The Gazette from Montreal, Quebec, Canada on September 28, 1926 · 13
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The Gazette from Montreal, Quebec, Canada · 13

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Montreal, Quebec, Canada
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Tuesday, September 28, 1926
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13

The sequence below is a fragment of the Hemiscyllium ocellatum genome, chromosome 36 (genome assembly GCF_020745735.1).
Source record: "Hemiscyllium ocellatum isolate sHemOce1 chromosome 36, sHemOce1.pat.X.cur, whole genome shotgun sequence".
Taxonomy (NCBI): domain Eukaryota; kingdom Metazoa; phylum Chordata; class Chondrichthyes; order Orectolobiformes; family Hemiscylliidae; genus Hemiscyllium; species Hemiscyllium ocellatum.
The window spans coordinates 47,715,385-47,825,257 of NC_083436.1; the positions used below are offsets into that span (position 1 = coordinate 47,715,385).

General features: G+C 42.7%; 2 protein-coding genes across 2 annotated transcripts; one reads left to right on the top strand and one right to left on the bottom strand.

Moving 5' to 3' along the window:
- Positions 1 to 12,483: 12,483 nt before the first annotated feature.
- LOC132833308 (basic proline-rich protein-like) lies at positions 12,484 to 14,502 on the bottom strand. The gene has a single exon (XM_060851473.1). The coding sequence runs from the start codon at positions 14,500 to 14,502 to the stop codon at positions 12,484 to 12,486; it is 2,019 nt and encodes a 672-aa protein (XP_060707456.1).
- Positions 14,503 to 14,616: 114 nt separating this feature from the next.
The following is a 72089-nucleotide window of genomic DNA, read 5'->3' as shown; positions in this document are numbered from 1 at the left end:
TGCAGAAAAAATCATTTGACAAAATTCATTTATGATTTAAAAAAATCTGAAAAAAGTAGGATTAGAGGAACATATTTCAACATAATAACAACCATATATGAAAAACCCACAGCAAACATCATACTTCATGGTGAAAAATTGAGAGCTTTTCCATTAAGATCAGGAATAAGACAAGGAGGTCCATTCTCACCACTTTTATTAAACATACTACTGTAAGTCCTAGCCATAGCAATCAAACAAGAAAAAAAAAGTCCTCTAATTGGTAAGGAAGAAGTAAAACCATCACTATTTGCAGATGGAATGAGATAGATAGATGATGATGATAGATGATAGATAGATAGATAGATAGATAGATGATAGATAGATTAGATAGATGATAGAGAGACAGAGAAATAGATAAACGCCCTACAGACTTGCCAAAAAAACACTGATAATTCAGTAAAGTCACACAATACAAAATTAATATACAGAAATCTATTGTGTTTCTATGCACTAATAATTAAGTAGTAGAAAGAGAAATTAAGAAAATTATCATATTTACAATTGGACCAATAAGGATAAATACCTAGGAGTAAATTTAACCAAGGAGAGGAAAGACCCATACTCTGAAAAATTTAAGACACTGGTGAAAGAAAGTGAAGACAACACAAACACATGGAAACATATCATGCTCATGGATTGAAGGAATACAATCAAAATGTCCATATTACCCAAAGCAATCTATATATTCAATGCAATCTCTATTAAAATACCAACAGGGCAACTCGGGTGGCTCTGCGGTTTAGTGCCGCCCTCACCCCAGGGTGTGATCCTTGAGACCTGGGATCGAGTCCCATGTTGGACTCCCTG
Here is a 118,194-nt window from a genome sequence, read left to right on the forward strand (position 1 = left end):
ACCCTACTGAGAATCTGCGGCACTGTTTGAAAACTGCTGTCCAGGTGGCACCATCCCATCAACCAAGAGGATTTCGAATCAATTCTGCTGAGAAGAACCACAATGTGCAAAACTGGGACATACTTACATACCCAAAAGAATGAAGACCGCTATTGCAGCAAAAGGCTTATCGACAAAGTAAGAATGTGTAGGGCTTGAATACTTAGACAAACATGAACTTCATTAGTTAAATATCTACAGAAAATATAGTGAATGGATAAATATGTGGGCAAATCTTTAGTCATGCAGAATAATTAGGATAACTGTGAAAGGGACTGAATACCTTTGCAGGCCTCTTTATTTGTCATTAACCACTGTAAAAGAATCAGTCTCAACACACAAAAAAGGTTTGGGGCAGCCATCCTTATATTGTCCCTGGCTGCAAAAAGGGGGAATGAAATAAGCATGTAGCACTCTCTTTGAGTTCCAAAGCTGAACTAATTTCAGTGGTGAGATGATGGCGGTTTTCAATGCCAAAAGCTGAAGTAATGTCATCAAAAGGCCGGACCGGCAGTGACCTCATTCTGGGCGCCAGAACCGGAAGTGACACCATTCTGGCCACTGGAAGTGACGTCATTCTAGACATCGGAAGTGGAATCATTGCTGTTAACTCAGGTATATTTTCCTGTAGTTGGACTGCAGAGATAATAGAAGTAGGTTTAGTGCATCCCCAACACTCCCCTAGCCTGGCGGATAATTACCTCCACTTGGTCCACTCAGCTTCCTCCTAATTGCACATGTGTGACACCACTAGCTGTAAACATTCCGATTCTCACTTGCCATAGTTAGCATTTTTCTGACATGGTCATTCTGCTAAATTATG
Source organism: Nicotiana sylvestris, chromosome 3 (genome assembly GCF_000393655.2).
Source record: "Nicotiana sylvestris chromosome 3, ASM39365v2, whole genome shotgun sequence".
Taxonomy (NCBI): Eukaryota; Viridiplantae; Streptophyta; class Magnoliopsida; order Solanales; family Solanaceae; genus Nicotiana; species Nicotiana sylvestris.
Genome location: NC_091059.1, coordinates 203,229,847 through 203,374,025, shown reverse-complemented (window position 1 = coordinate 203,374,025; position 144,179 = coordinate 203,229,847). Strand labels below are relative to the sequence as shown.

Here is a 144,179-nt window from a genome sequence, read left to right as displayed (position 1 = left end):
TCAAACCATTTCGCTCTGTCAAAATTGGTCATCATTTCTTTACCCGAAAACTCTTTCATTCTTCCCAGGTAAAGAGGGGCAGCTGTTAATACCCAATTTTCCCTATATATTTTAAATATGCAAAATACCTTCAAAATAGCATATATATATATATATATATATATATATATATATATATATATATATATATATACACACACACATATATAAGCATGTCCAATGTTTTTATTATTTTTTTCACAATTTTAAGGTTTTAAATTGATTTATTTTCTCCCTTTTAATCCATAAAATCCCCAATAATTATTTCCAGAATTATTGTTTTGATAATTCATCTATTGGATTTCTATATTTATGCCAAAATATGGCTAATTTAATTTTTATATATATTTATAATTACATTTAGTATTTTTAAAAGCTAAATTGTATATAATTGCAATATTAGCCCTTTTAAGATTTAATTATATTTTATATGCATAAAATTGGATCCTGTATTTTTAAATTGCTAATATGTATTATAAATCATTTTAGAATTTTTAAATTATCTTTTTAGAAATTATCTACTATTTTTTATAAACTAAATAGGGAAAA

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VOL. CLV. No. 232 THIO (JAZE'ITE. MONTREAL. TUESDAY, SISI'TKMHKH. LS, 1!)2(J. FRENCH PLAYERS OFFER NEW COMEDY Aircnirimic lYriPninn flt HK HUbpiCIOUS UpenilHJ dl nl Majesty's Magnier's Work Outstanding i "Tlie Impostor." the photoplay for I the week, is something in the nature 'ROSE MARIE' AT PRINCESS "f a rook melodrama, with safc-riUOC IVIHniC HI rniliwtM .breaking, detectives and revolvers to . . ; add local color. The society girl does a lot of foolhardy stunts that almost Given Excellent Presentation m fln'8l''nB '"T: but by Capable Cast Ed. Janis Revue at Imperial Movie Masque Co. at Loew's There has, of late years, at any rate, been considerable speculation on the part of the public when a French theatrical troilpo has come to Montreal. There havo been good companies, indifferent, and pretty bad ones. A first impression of the Porte Saint-Martin company, which opened with Zamacois' "Seigneur Polichin-elle" on Sunday night in His Majesty's Theatre, establishes it immediately as not only good, but very good. In addition to a new play by one of the younger French dramatists, played by many actors new to Montreal, (hero was the undoubted attraction of M. Pierro Mafinler, who established himself firmly bene not very long ago in "Cyrano de Bergerac" and other playB. His Majesty's was practically sold out for the first performance. The audience applauded the remarkable declamatory powers of M. Magnier and admired a very finished leading woman, in the person of Mme. Germaine Dermoz. They also approved of a good geneial company, nnd appreciated the absence of casually picked up members for the cast. "Seigneur Polichinelle" is the old Italian comedy idea; but built up in a masterful rrianner to utilize all the picturesque and bizarre about the commedia dell' arte. Miguel Zamacois has been inspired to weave around the frauds and the intrigues of the small Italian states of the late 16th Century a drama in verse which is intensely gripping and remarkably pregnant with romance anil a certain sense of the fearful. With the purely dramatic denouement is continually added a sparkling irony, which saves the play from being purely a romantic melodrama. The Punchinello created by M. Magnier is an exceptionally fine stage figure. It shows this talented Parisian actor's outstanding ability for verse declamation. He is celebrated for his Cyrano, he will no doubt become equally celebrated for his Polichinelle. His keen conception of the charlatan and intrtsruing con-spirer makes him as powerful during the beginning of the play as his human and pathetic acting in the last two acts, when stricken with love and remorse he attains an artistic altitude which is only reached by the very few. The role is very trying, almost as trying as Cyrano; and the play has been criticized somewhat tor being a little too much "one-man-how." That, however, is unjust. There is never the feeling, in spite of the dominant title-role, that tho play is sacrificed for this one object. The stately and sympathetic part taken by Mme. Dermoz, as Lorenza, snows an actress who will be watched with interest in other, more topical plays. Her part, although comparatively small, was interpreted with intelligence and taste. M. Jean Oal-land was convincing as Radulfi, The smaller roles .were in the best of hands. Especially amusing were M. d'Ary-Brissac, as the old father, and Mme. Person, as the servant girl. The Prince Massino of M. Pierre Al-mette was a clever study. "ROSE MARIE" ALLURING Attraction at Princess as Popular as Ever Rose-Marie's , catchy music and snappy lines proved as entertaining at the opening performance of its third visit to Montreal at the Princess Theatre last night, as it did at its first showing in this city. Familiarity did not dull the appeal of the lilting "Rose-Marie" or the melodious "Indian Love Call," while Herman's and Lady Jane's repartee kept the audience chuckling. jtiose-juane is jayea oy a newcomer to the role. Miss Ethel Louise Wright. Miss Wright has a. better voice than any Rose-Marie Montreal has yet heard. It has range, power and a very pleasing timbre. Then, too, Miss Wright has the vivacious personality of the Canadienne. She loses much of the comedy value of her lines, however, by her "French" accent, which falls upon the ears of an audience accustomed to the real thing as an affectation rather than as a Gallicism. Hardboiled Herman played, as before, by Houston Richards, is as delicious as ever. As a comedian Mr. Richards is an artist his every gesture has a laugh all of its own. The new Wanda, played by Miss Grace Wells, lacks the convincingly Indian quality and the allure of her predecessor. Charles Meakins appears once again as the bluff Irish-Canadian Sergeant Malone, and is as charming as ever. Paul Donah's rich tenor is heard again as Jim Kenyon. James Moore, who plays the villain, Edward Hawley, is weak. The chorus measures up we'd in comparison with previous productions, and is very good. Voices are well blended and the dancing shows careful training as well as talent. The Totem Pole Dince, as Usual, calls for many encores. The production is elaborately costumed and artistically staged. GOOD FARE AT IMPERIAL Abundance of Comedy, Singing and Dancing Singing and dancing make up the Imperial bill of fare this week, with enough comedy thrown in to keep things moving. Ed. Janis offers a pretentious act in the nature of a revue which has a pretty chorus and clever costumes to commend it. In addition he docs some soft shoe work that is better than the average. The solo numbers vary in, merit with an Oriental dance notable among them. Employing the jargon of the modern flapper and her "boy friend," George N. Burns and Grace Allen make a big hit. While they dub their act 'Lamb Chops," they digress from their subject and do a little bit of singing and dancing. Miss Allen has a piquancy that is charming, and despite her statement that she likes to be "dizzy," she promptly does her best to show that she isn't. Cha.e and Collins present a sketch, dealing with the problem of bill Collecting, that is really funny, and adds f a few ponR for good meunure. Con timilns in the line of comedy Jimmy i Lucas Roes one better with u Hteuily utreuni of patter, and much nonsense j lb, it Keeps i ne nuaionce in a gale 01 1 enter. Jmiellnir makes an entrance with Clifford nnd Orey, who show j j their proficiency from the Htart and ; keep on dplng better and better. t-'onelmllns; the vaudeville portion of th0 programme the Abbey HiHters constitute a 'pleasing trio, and offer a repprtolro Including old' favorites and the latest Jazz hits. Change of 'costumes gives variety and assists the" effectiveness of the act. and la well on her way to happiness when the story closes. COMEDIaFaT LOEW'S Clay Crouch and Company in Highly Diverting Act Olive Borden is featured In the film "Fig Leaves," which j opened at Loew's on SOnday. The story is a comedy drama, but" there is enough comedy to keep an audience In laughter a greater part of the time. It is an absorbing story, with suspense relieved by laughter; and pathos by beauty. There are many beautiful scenes, especially the Oar-den of Kden as visualized by the director of the film. The revue of the fashion show, in the shop where Eva is employed as a model. Is done in technicolor which reproduces with remarkable exactitude the shades of the gowns and negligees exhibited. Clay Crouch, headlining the vaudeville bill, proves as funny as ever and is undoubtedly one of the most resourceful comedians ' of today. His company gives him admirable support. The balance of tlip bill consists of Khelton Brooks, late star of "Dixie to Broadway." assisted by Allie Powers, who possesses a fine voice. The Movie Masque Company render dance interpretations of famous movie stars. McGreevy and Jeffries arc funny as two hick characters. Cooper and Berma'n sing well and harmonize in popular songs, and an interesting balancing act is offered by Depford !'!nd 0. Kdmund Sanborn, and his Symphonic Syncopators gain in popularity each week, and are to be commended especially on their excellent overtures. POINCARE AND . STRESEMANN IN WRANGLE AGAIN (Continued from Page One) He said from all parts of the country protestations had poured in on him, but he was determined to go ahead with his programme, and the Chambers would soon have the opportunity of approving him or of putting him out. He declared there would be no dodging and that the Government was ready to stand or fall on what had been done. ' - GERMANY.IS ANNOYED Poincare Is War-Guilty f (Special Cable to the N3w 1'oik Times and Montreal Gazette.) Berlin, September 27. I'oincar.'s St. riprmnln nneech ta a hlitAr r.111 i for German adherents of Loc.vrno. the league and Thoiry. and efforts of the Liberal press to sugarcoat it are not wholly successful. Even the most moderate organs ascribe the French Premier's touchiness on the question of war guilt to his own responsibility for plunging the world into strife. Nationalist opinion finds in his remarks on that vexatious suoject ".he occasion for renewing the demand for formal withdrawal of the ciauses in the Versailles treaty attributing sole culpability to Germany. It is improbable, however, that the Marx Cabinet will yield to the Nationalist clamor in this matter, and thereby j precipitate fresh friction between the Reich and Fran.ce. The Tagliche Rundschau, Stre.se-mann's personal organ, says yesterday's speech was "typical of Poincare." and observes: "Is it worth while to dispute the war guiit question with Poincare? No, for the truth, which is emerging from scientific study of the. archives, is Just what he does not want, since it accuses him and his friends. His epeech, instead of promoting the pacific ideals voiced by Briand. '.puts heavy obstacles into tho way." The Catholic Germanla, which speaks for Chancellor Marx, exclaims: "Is it strange that Poincare should bo particularly sensitive about war guilt?" Germanla. how- ever, records the fact the French r-remier now excepts a large sec- tlon of the German people from his,witn a discriminating appreciation of charges. The Democratic Vossisehe Zeiiung sounds the same note as follows: "For the first time he is ready to shake hands with the new Germany provided she openly disavows certain practices of the old Germany. In answer, we submit that there couid not be a more categorical disavowal of ' monarchists Germany than the overthrow of the monarchy and the Weimar constitution which created the German republic." Admitting that Stresemann, through references m in his Oeneva "gambrinus speech" to the Reich's rejection of war guilt gave Poincare the cue to broach this ticklish subject in his customary style, the Berliner Tageblatt also notes a diminution in "Poincaresque hostility." The Nationalist reaction is epitomized by the Kreuz Zeitung, which declares the St. Germain utterances should oblige the German Govern ment "t Insist on open discussion I of the whole question of war respon- ! sibilities." This paper as well as the I Deutsche Tages Zeitung lays the chief blame for causing the war I squarely on Poincare'g shoulders. EAST SIMCOE RECOUNT J Irregularities Alleged by Defeated Liberal Barrie, Ont., September 27. Alleging irregularities on the part of some deputy returning officers, Frank Regan, of Toronto, and John Muleahy. of Orillia. acting on behalf of F. W. Grant, defeated Liberal j candidate, today applied to Judge' Vance for a recount of ballots cast in 1 East Simcoe in the recent general election.' Judge Vance ' granted the application, and fixed October 4 as the date for the recount. It will be held in either Barrie or Orillia. I Official returns in the constituency were: A. B. Thompson, Conserva- j tive. 7.887; Grant, 7,55;. majority for Thompson, 332 . I PALACE OFFERING HILARIOUS FARCE Film Version of "Up In Mabel's Room" as Funny 'as Stage Play CAPITOL'S FEATURE Screen Presentation of Ibanez Novel, "Mare Nostrum,", -Notable for Good Acting by Antonio Moreno y Rollicking farce guaranteed to vanquish the blues and ticklo the funny-bone is to bo found in "Up In Mabel's Room," at the Palace Theatre this week. Although the sparkling dialogue of the original Btage production is missing, the captions offset this lo a largo extent and in addition the movie medium allows greater action and a more complete elaboration of the situation. Having separated from ner lius-band because she found him making a mysterious purchase in a wosnai'a shop, Mabel Alnswortlr deoidus, that she must have hint back aenln. One of the very good reasons for 'her i.'uesr decision is nor discovery thaU the purchase is a diaphanous little! black georgette "step-in" embioidered witn a loving message "to Mabel from Garry ." The reunion, however, proves somewhat more difficult than the separation. It involves Garry's becoming engaged to another glri. which in turn calls for an engagement house party, with Mabel as one of the guests. Garry's attempts to "recovrr the incriminating garment involved the entire party in an ingeniously complicated and compromising situation, from which, needless to say, Mabel emerges triumphant. Marie Prevost's Mabel is a most bewitching bit of femininity with the naughtiest wink. Harris-oii Ford, as her husband, and Harry Myers as the host, extract the last ounce of comedy from their roles, while the remainder of the cast is entirely satisfactory. The vaudeville features are Incorporated in Ernest Albert's luxurious fur fashion revue. Baby Esther, singing and dancing, combines the poise of an adult with the charm of a child, ai tawara a nne tenor is well received: while two dances by ki mi i:srn,in the Campbell Twins. Miss Germaine tutcnpniilt nnd Miss Mareuerlte Mrav. are light and graceful. The , overture for this '.veek. the Intermezzo from L'Amico Fritz, played by the Palace orchestra, and the popular hits by the Melody Kings are as usual very pleasing. Some remarkable pictures of the burning of the .Sikorsky plane, in whicli Fonck recently attempted to fly to Paris, are shown in the news reel. Ben Turpin's itinerant eyes arc featured in the week's comedy. GOOD ACTING AT CAPITOL Blasco Ibanez' "Mare Nos- lIum a" Once again a Blasco Ibanez no vol proves ltssclt to De oi tne huiii si-'.ti- arios are made of, as is evidenced in this week's feature at the Capitol Theatre, "Mare Nostrum." Though lacking the artistry of "The Four Horsemen" and the color of "Blood and Sand," the previous Ibanez pro- ,i,.,.i,.u "Ai ., po Minm." Tifiiviilf'M good meaty plot with ilie World War. sfries, sinking ships and sub marines, and love against a background of the favorite tourists' haunts on the Mediterranean. The hero of the story is a Spaniard, Ulysses Ferragut. The heroine is an Austrian spy. Kreya Thalberg. Ulysses is a sailor bold who knows the Mediterranean thoroughly. Freya's countrymen, on the other hand, do not know the Mediterranean, but they aspire to a knowledge nf its reefs and 'ahn.'ils. Kreva is Therefore instructed to vamii the i nautical Ulysses so that he will give the fatherland the benefit of his ex- perience. The plan works, but Cupid ing in St. Lunes Liiurcn .u.usc 10- also puts a finger in the pie, with night, where various matters con- ; the result that thev fall rea'iv and cerning pensions were discussed A ; truly in love. Their emotions be- I detailed report will be prepared by I come engaged in yet another conflict a sub-committee for the next general I by the death of Ulysses' son when synod meeting, to be held in King- ; the shift on which he is a passenger . ston next year. Bishop J-artliing. of, is sunk bv nhe enemv with the uh-i Montreal, presided. Bishop Seager. j witting "help of UMysses himself. "f Toronto acted as secretary. J. Donors In the picture go t . Anto- M. McWhlnney, representing the -nlo Moreno for his portrayal cfl was appointed witn Uidnup Ulysses. He has none of t.ie nwin- Farthing, and Bishop Seager, lo pre- nerlsms and noses nf the average movie star to mar the sincerity of i nis intelligent ciiaracLenzauon. Alice Terry's cold beauty Is as unruifled ia ever; while the remaining inciii ,,- f ..... havo i, i, their typp value. Max Fisher and his Capital Gang put on a snappy act. "The iJmerald Isle," assisted by two amusing clog dancers, Williams and Ross. The Capitol Orchestra and the otjier short offerings are good. NOTED MEN JOIN BOARD Corporation to Develop Electricity in Palestine (Special Cible to the New York Times and Montreal Gazette.) London, .Sept. 27. The Palestine Electric Corporation, Limited, formed to develop th? Rutenborg concession for the electrification of PaleH- tine, announced 1oday that four distinguished men had agreed lo join the company's b'lard of directors. They are Lord Heading. Viceroy of India: Sir Alfred Mond, Sir Hugo Hirst and James de Kothsc.hlld. The total subscribed capital of 'the corporation is announced a 8fo.0n0. Lord Reading will bo chairman of 'the board of directors. POLICEMAN ATTACKED Port Colborne Officer Tells of Christening Row , Port Colborne. Ont September 57. Mike Predo, of Port Colborne, and William Suka. of St. Catharines, both Rumanians, are being held in 2,50O bail, and warrants have been issued for the arrest of George Rutka and Tom Budnor, as the result of an alleged attack on Officer Frederick Davie, of the local police force, in a Davis street house Sunday night. Officer Davles states he entered the house during a christening celebration, which was becoming riotous. When he attempted to seize a bottle of whiskey, ho was struck from behind with a bottle. . Soon tho whole household was on his back, he relates, and he escaped with difficulty after being' badly beaten with his own blackjack. LAID ALTAR STONE IN YICTORY.TOWER Retiring Governor - General Performed Last Official Act Yesterday (By Canadian Press.) Ottawa,. September 27. The Memorial Chamber in tho Victory Tower on Parliament Hill was officially opened for the first time today. The first official visitor was Baron Byng of Vlmy. He came to lay the altar stone on his last day in' Ottawa as Governor-General. The altar stone is of Hopton Wood limestone, seven feet long, three feet wide and threo feet high. The block was sent by the British Government. It was designed and carvcdNn Canada. The Book of Remembrance, containing the names of Canadians who lost their lives In the war, will rest on the stone. The altar bears the royal coat of arms and the arms of Canada at either end, and those of the provinces on a series of shields along the two sides. Along the edge of the polished top runs this inscrip- llt.n.i. My marks and scars I carry with me to bo a witness for me that l have fought His battles, who now will bo my rewardcr.' "So he passed over and all the trumpets sounded for him on the other side." The allar stands on a pedestal of black Belgian marble. The iirst act which Premier King performed after he was asked by His Excellency to become Prime MlnlstiT .-gain was to Invite Lord Byng to lay the altar, stone. " "I considered that It was extremely appropriate that Lord Byng, who liad led the Canadians in the war, should lay this stone," Premier King said today. i ne i-nm? onuin.j o.... junior-General proceeded from their I offices to the Victory Tower together. ' and the ceremony was performed in j the pi esenee of Premier King, Hon. J. C. Elliott, the prevent Minister of ! Public Works; J. It. Hunter,. Deputy i Minister of Public Works, and Hon. N. W. Howell, wno was rrcsiueni oi j tne i i ivy iuunvi uumih John Pearson, architect of the Par- liament Buildings, was 'eventcd by ! illness from being present, but was j represented. I ANGLICAN PENSIONS j Synod Committee Met and( Discussed Question. WinniDeg. September 27. Tile (synod pensions committee of the An glican Synod of Canada held a meet pare the report in time lor tne VJ.l UtmoHni. Amnnir those, nl. lli- n,HPl-l ing, where many technical questions were brought up, were: Tho Bishop . of Montreal, the Bishop of Ontario, i the Bishop of Toronto, the Bishop of Huron, the Bishop of Mas,ift. the Bishop of MooMOiioo. the Bishop nf Columbia, and the Bishop of Fred-erlcton. Posed as Ball Players Englewood. N.J., Sept. 27. Five men who told Judge Lebson that they were members of the New York Giants baseball team, and who, it is fuld, admitted that the names they had given were fictitious, were arrested for being disorderly In Interstate Park yesterday. The five were before Judge Abraham Lebsou last night and were fined Jj each. The men were booked as follows by the police at Interstate Park: John Sweeney, Harry Johnson, Michael Moran, George Franklin and Oscar Hansen, sell of New Vork. They all paid their fines. jas. Special This Week. i Red Seal Marslimallow Squares. AUSTRIAN OFFICIAL- PLEASED WITH TRIP Hopes 1,000 Compatriots Will Emigrate to Canada Next Year "Having had, among other sympathetic listeners to my cause, ex-Premler Greenfield, of Alberta, who himself came to Canada as an immigrant, I am well pleased with the reception I have Just had throughout the Dominion." In these words, Dr. Henri Montel, of Vienna, commissioner of emigration for Austria, who has been arranging for the coming to Canada next year of some 1.000 of his compatriots, last evening referred to the success of his trip to the Dominion. Dr. Montel is taying at the Kltz-Carlton Hotel. "I have Just completed a lour of Canada," he said. "In Winnipeg, Re-glna, Banff and Edmonton, Dominion Government officials and representatives of your railway lines listened interestedly to my propositions. These propositions I designed with the view of having travelling expenses for emigrants from Austria to Canada reduced. My suggestion will, I feel sure, hear fine results. When I re turn to Austria. I expect to receive communications from Mr. W. J. Egan. deputy Minister of Immigration and Colonization for Canada, and other Government officials. These messages will. 1 expect, be the final word in ar-ransenienls for the emigration to Canada next year of. I hope, at lfast l.ono Austrian. Among these Immigrants will be farm workers and other types of settlers. "When I set out for Canada Home weeks ago, I had splendid hopes for the results of my mission. These hopes have been more than fulfilled. Officials in every Canadian city His Majesty's Theatre SUN. AFT., OCTOBER 3rd MISCHA STRING QUARTET MISCHA IXMAX.'flrst violin. KinVIX bACHMANX, M-cond violin. WILLI2M SCHl'BliRT, Viola. IipitACE BRITT. Violoncello. "This pnnMithlp h sn perfert In its rrt-ordlnnrlnn that It glvvK '' h hpihc of mimical predestination." (X. Y. Times.) 1 Irkrtn. ftl lo 3.AQ. On flat TumdA.T. Srptrmhrr 2(h. at His MaJ-l''a and Arrhanihftiilt'a. plrertlon: .1. A. t.auiln. STEINWAY Duo-art PIANO AN EXCEPTIONAL OPPORTUNITY ' We have in stock ONE ONLY Steinway Duo-Art Piano, the Finest Reproducing Piano in the World, which has been in use for a short time, a fact which, unless we told you, it would be impossible for you to determine so perfect is its condition. i This Piano of Pianos, at a Saving of Nearly $1,000 Regular Price, $2,900 - Sale Price, $1,975 , ' Easy Terms Arranged and your old Piano taken at its full cash value as part payment. The Piano which Plays as the Artist Plays O. W. m. AIBD'S CAKES Might seven thousand - every day You'll find Aird's Cakes in all good grocery stores Delicious examples of the baking art, wrapped and sealed to retain their wholesome goodness. JAMES M.-AIRD LIMITED SOLD ONLY IN RETAIL GROCERY where. I had the opportunity of discussing the emigration of Austrian to this country, gave mo very sympathetic receptions," "F irst impressions of the 'type of immigrant farmers in western Canada would lead one to think that there aro many Austrian farming there. But this is not so. Many who pose as Austrlans aro Gnllclans and natives of other countries" of Central Europe. I expect that next year will see. the first large influx of Immigrants, from AuHtria into Canada. If the plans that I now have under way mature, each succeeding year will bring its Austrian families for settlement of farm lands fn western Canada," MUSKRAT SKINS DEARER Best Sold at $3.26 at New York Fur Auction Ne.w York, September 27. A new record price for southern muskrat skins was established 't the opening of the eleventh annual fall auction of raw furs here today. The 'best "tops" sold at $2.30 each, which was about 'i more than the same skins would have brought a, few years ago. The good demand for them and the small quantity put Up are held re- REX INGRAM'S Wonder Picture ALICE TCRRY MARE NOSTRUM I (Ol lt SKA) WITH Alloc Terry Antonio Moreno -OX TIIK STACK-MAX ' FISHER AXD HIS Capitol Gang I 'I rat Time Anywlwre Ht T.eflN Than 3.0fl I'rlrea FORUM Wednesday ltlgfrot Muairal Event Since 3 O I'll T1 WORLD'S GREATEST and MOST CELEBRATED TENOR Sale of Tickets will open Thursday Morning at Iinday's and ArrhaiiibnuH'H Piano Stores. Prices: $1.00, $1.50, 82.00, $2.50, $3.00 ami $.1.50. Plus Taj. GET VOIR TICKETS EARLY A XT AVOID DISAPPOINTMENTS. Thousands of Tickets at SI .00 and SI .50 Mo I I rJ CD Ll Nl ixto 512 ' . St. Catherine Street West (near corner Windsor) 39481. Catherine Street, East MONTREAL pponnjble for the high priced paid. which averaged ten per cent, higher than at 'the spring sale of the New Vork Auction Company. Best northern iniiMknit advanced ten per rent, and reachoH $2,60 each for prime New England skins. Best black "rats" brought $3.iit each. Beaver sold freely at prices averag ing ten per 'cent, above the spring sale. Northern Quebec. Ontario and Yukon beaver all did well Best Northern Quebecs reached $38.25. White fox touched fifty-one dollars and advanced five per cent. Wild cat sold to $10.25 wMh north- wvHtern and western skins advancing twenty per cent, Badger was unchanged at $13.50 for the best, as was marmot, with $2.15 and ermine with $3.45. Sales for the day were seven hundred and fifty thousand dollars. ' Runyon Residence Burned Gananoque, Ont., September 27. Damage by fire Sunday afternoon IMPERIAL A IX THIS WEEK DEMPSEY TUNNEY FIGHT PICTURES In addition to the Ilegular show SI AT. 1.00 l.l.- TIME TABI.K Imperial News Weekly DI'.MPSFY-TTNNKY FIGHT PICTTKKS. "THE IMPOSTOU" VAUDEVILLE SIX ACTS IlF.M PSEV-TI XX f'.Y EIGHT PICTIHES "THE IMPOSTOR" EVE. 7.00 7.15 7.50 8.10 10.10 10.45 I 1.50 r 4.10 1.4.-. NO ADVANCE IN PRICES Reserved Seats for the Xlglit Performances, Except Saturday and Sunday. Evening, October 6th C'arnao'a t'onrert In 1B'!0 II N v Paderewski, Hofman, Ganz, Cortot in Your Home, Any Time. STORES ! to the residence of Mm. Ktinynn, ut i l,eek Ittlti nl, in now exllmited 4 "5.000. The lof.s lo the bousn itsclll was tW.OW and lo the l.itindrj1 building JDi.win. Ijuring tho war. Mrs, Ilunyon's residence was used to housed invalid soldiers. T. W. Harrison Dead Toronto, September 27, T. William Harrison, for many years or- ganlzer for Ontario and the westcnl provinces for the Sons of Scotland died suddenly at his home hire this1 morning. He was born in Prim-H Edward County In 1 h:,4 of United Km-plre Lnyhlist slock. MONTREAL'S LEADING- TMEATHE P JDreeh'on-B.EXAhCi 5 .Now 1'lu.vlng: The I'nrto ttt.-Murtln" Theatre (nmpuny, from rnrl With I'lfKUK MAf.Nlr.R From Mon. 4a Wed. Kvm and Wed. Mst.: "NKIftXM'K POI.H HIM.I I.F." Thorn, to Hut. h-.vm. nnd Sat. Mat. "I-A M KNACK" PRINCESS Kve.s. 8.1.1 MalH Wed., ial. 2.15 The itioyiHt and Most (Jor-' ucuun Mimical iflt Uvcr Produced I Arthur liuiiuiicrsU-in's 'ROSE MARIE' with a srrnt Metropolitan Cast, PRICES Plus Tax--.-,. Kvnins Me to twontj " 'nwxluv Mat SO,- to Uli.lH) aturlny Mat .Vie to 2..V NEXT WEEK ONLY Still in a Class bv Itself! STUDENT PRINCE MAIL ORDERS OW Seat Sale Thursday PRICES Plus Tax Mht: T.O(ti-. S3; Orrh.. JW: Orch. Clrele, S2..5II; Bal.. S3, .50; Srrond Bui.. l, 50c. Sat. Mat.: T.oep. i.bO: Orrh.. 2.M)s Orrh. t Irclr. 2i Bal., $1.50, $i; Hrroncl Bal.. 0r. fun. Mat. Wed.: I.ogm and Orrh.. 2; Bal, l.r,o. SI; .Second Bal. 50c. TIG LEAVES with George O'Brien Olive Borden ""a AND amami Six Vaudeville Acts " ' "any, 3.I3- p.m. "Happy Hours" "T with Norma Noel and Arthur Mayer Gallery, Mat.. 'Jflc. Kve., Vi( Tax Inrludril Siirrlal Matinre lullj , l!."c NOW PLAYING UP IN A mix up MABEL'S ':T room with ma mi". pr i:osr Added Att iviri Un Ernest Albert's IIJR FASHION REVUE I I vine lannrulnii PALACE inos.o ON OO MINION 6 U t ANNOUNCEMENT 1 The SlaiiHcement wishes to announce that, commriM'f nz Ootobrr Fourth. A M'lXTAI, I,IN Hi;0 for I.ADIKS Mill be served daily exempt Snn-rl.'i.v In I be MAIN DIN I Nf J KOO.M from Noon until TWO HI O'CLOCK . . . . 1 I -idles who do lliolr sliop-ping early, or attend Hie Theatres flurliiK the afternoon, will (ind tins' a conveni v. . . . The Menu will be (-elected, to apiieal l l4idks mid changed dully. The sertlt-e will be prompt , Musical I'roBranmie by the Windsor Concert Orchestra IHrecilon: riAOCL, IH'OA'KTTK The Coat will be Kluhty-rlve Crnta per Pereon. 0 Si Dancing Masters ASSOCIATION of Montreal Stage & Ballet Dancing iiakkift M. m;mif. tiradoate eloA rtrrotM , Bal Irl Prhool. eir York. Children' Clanaea. Prttate lnmonm. MAJKKTIC lAMI0 .SCHOOL. iijr Mtrert I P, 5171